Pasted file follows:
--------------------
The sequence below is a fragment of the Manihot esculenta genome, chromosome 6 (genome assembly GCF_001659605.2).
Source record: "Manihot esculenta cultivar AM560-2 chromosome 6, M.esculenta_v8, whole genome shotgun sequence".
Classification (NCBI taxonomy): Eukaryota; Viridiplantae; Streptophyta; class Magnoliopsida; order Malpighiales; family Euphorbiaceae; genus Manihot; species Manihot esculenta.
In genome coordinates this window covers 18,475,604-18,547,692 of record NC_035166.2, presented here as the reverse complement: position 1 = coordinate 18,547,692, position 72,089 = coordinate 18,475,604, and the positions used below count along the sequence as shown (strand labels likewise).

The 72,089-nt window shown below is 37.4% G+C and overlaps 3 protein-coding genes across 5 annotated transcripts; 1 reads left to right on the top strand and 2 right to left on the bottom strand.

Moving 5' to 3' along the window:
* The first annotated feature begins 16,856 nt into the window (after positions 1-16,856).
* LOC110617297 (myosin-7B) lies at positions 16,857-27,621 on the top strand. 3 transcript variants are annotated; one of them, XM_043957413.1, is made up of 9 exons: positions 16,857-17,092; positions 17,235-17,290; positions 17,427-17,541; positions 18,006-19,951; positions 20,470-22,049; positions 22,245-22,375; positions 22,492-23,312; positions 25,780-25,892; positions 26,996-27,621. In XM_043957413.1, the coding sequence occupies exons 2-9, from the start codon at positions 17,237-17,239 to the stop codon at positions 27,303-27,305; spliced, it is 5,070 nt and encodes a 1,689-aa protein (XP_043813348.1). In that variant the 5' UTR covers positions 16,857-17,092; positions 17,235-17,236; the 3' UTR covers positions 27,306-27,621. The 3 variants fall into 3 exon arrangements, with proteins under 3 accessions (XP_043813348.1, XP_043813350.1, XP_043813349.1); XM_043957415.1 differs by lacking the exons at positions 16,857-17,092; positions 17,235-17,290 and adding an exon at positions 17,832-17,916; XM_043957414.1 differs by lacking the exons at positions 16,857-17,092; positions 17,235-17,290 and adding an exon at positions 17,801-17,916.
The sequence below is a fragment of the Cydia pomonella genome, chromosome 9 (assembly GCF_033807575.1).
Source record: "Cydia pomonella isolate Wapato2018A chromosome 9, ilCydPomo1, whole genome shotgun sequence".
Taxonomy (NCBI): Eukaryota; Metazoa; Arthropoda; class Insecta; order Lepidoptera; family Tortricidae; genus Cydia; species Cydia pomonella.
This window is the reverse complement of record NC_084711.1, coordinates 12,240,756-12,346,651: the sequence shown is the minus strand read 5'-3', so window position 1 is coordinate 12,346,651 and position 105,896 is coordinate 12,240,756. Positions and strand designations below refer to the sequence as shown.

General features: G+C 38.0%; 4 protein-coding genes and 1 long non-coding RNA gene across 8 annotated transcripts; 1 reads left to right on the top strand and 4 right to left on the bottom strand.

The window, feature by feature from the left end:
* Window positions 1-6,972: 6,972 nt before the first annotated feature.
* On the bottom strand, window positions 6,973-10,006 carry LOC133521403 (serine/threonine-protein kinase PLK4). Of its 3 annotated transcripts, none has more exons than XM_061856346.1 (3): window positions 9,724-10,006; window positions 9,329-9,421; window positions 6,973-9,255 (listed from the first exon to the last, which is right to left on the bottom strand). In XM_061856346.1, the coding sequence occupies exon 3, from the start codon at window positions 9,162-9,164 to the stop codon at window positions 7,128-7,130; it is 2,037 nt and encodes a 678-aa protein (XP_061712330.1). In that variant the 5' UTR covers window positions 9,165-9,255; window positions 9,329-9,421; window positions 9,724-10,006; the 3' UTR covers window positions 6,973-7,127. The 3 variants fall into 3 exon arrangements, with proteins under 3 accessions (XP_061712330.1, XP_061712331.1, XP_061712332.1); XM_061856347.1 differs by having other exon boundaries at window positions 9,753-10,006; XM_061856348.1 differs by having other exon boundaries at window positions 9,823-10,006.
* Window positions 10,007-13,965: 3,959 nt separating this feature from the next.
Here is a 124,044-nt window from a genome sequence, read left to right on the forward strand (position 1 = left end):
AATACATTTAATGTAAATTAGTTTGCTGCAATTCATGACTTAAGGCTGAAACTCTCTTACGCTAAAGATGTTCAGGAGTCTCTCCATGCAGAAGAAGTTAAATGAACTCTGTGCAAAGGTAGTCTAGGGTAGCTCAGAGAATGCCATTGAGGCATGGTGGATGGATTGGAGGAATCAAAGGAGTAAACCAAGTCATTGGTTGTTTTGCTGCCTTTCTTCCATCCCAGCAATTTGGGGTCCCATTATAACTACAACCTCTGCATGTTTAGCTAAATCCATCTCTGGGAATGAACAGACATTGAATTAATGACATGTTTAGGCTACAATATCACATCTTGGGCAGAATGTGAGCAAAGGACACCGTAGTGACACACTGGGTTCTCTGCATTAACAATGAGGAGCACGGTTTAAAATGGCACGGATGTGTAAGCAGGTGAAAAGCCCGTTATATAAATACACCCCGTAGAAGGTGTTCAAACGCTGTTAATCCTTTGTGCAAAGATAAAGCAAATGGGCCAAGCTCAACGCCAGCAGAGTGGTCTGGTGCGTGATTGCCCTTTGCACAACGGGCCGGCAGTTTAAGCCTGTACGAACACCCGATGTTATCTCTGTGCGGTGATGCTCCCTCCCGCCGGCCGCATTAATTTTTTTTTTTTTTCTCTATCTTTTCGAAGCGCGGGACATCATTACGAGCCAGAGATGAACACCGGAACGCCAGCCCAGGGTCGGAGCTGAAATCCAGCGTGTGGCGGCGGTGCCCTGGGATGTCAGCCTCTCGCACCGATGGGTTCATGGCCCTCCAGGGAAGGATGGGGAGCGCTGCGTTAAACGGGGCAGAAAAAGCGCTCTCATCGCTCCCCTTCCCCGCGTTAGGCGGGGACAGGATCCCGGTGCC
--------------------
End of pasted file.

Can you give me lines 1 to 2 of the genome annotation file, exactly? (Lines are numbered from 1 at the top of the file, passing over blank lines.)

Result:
The sequence below is a fragment of the Manihot esculenta genome, chromosome 6 (genome assembly GCF_001659605.2).
Source record: "Manihot esculenta cultivar AM560-2 chromosome 6, M.esculenta_v8, whole genome shotgun sequence".